Citylab: In a pandemic, we're all 'transit dependent'
As health authorities tell us to stay at home and to maintain a six-foot distance from one another, public transit ridership has understandably collapsed. A TransitApp analysis suggests that this collapse has now stabilized around 70% below pre-crisis levels, but many major agencies report bigger declines, especially on longer-distance and commute-oriented services. San Francisco’s BART system, for example, has lost 93% of its riders.
The financial disaster transit agencies face is hard to overstate. Most U.S. transit agency revenue comes from fares and payroll and sales taxes, all of which will have collapsed or can be expected to as the effects of the pandemic ripple down through the economy.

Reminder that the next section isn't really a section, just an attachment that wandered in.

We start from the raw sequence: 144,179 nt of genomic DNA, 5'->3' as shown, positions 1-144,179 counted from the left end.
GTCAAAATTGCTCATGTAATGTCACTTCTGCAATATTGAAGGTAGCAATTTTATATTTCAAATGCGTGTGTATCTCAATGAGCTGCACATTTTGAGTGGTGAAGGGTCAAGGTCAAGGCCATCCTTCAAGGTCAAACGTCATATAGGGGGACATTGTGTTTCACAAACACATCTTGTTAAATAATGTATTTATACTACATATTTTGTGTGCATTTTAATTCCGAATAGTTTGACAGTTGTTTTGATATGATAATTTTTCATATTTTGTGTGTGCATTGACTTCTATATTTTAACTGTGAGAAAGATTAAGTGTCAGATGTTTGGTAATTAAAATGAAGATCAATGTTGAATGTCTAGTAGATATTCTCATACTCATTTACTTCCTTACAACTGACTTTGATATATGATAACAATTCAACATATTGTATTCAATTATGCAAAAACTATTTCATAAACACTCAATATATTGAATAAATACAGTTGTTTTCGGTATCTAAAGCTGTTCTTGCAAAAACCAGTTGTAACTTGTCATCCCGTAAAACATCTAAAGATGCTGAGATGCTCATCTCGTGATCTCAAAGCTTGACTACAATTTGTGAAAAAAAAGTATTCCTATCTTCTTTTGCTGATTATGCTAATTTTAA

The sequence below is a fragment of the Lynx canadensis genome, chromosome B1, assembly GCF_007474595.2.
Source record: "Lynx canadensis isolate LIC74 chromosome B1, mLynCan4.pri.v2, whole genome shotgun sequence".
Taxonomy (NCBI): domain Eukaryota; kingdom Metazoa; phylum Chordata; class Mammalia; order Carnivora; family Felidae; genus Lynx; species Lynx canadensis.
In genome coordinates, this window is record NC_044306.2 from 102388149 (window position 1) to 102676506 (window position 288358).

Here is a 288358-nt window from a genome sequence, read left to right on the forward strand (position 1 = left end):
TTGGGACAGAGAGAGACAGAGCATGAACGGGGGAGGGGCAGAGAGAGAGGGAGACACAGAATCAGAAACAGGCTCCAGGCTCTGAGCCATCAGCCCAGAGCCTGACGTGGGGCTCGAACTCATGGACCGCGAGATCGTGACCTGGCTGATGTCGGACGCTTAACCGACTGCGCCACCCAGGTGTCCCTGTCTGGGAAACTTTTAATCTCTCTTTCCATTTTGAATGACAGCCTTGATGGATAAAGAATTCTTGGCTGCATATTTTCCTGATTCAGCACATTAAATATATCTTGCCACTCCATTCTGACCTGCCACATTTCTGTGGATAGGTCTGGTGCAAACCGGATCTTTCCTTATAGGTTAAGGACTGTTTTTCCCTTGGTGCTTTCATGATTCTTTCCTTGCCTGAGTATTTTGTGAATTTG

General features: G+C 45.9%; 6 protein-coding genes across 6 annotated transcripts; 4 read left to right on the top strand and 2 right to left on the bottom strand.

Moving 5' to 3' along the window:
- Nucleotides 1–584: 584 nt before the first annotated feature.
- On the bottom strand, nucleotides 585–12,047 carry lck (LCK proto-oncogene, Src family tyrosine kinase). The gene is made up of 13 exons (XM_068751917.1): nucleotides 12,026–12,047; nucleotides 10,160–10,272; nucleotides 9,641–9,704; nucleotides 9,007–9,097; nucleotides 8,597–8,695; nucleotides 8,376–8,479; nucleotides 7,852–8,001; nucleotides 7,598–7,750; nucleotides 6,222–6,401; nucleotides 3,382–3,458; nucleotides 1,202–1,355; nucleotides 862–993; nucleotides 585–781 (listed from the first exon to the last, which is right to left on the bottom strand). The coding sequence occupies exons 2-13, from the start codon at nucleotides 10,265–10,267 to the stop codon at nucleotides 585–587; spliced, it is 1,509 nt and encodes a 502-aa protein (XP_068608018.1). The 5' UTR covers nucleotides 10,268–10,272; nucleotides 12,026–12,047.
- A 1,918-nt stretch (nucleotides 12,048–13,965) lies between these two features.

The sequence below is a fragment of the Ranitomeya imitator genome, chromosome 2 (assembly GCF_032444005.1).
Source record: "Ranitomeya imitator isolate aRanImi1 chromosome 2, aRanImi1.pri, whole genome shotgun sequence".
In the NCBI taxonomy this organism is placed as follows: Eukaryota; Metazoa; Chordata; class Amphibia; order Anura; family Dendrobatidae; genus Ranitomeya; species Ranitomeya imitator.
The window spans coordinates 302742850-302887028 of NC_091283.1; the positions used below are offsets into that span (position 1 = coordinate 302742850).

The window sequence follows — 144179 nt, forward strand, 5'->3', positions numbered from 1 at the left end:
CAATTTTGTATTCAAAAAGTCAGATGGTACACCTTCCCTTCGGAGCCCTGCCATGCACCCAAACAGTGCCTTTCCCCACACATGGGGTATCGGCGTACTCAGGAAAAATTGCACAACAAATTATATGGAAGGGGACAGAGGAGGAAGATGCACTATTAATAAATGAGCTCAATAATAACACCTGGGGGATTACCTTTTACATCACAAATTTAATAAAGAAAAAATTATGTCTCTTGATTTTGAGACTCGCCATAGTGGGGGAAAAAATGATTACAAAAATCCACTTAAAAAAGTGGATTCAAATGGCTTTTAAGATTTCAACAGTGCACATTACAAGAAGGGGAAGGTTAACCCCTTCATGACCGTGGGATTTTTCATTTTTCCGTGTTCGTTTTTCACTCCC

There is no silver lining here. The recent federal CARES Act includes $25 billion in emergency funds for transit agencies. This will keep the lights on for a while, but not if the crisis drags on.
In response to this emergency, major agencies are doing their best not to cut service much. Typically, agencies have deleted rush-hour express service (whose wealthier riders are almost all working from home) and have shut down tourism and recreation services. After that, their next step has usually been running Saturday or Sunday schedules every day, which implies reduced frequencies, although San Francisco is turning off some routes to protect frequency and prevent crowding on most-used routes nearby. Based on my informal discussions with many agencies, the service cuts seem to be in the range of 10% to 40% at this point, far less than the roughly 70% drop in ridership.
This article from Citylab explores the vital role of public transport in the time of the coronavirus crisis and its importance for keeping things moving during this challenging time. Read the full article here.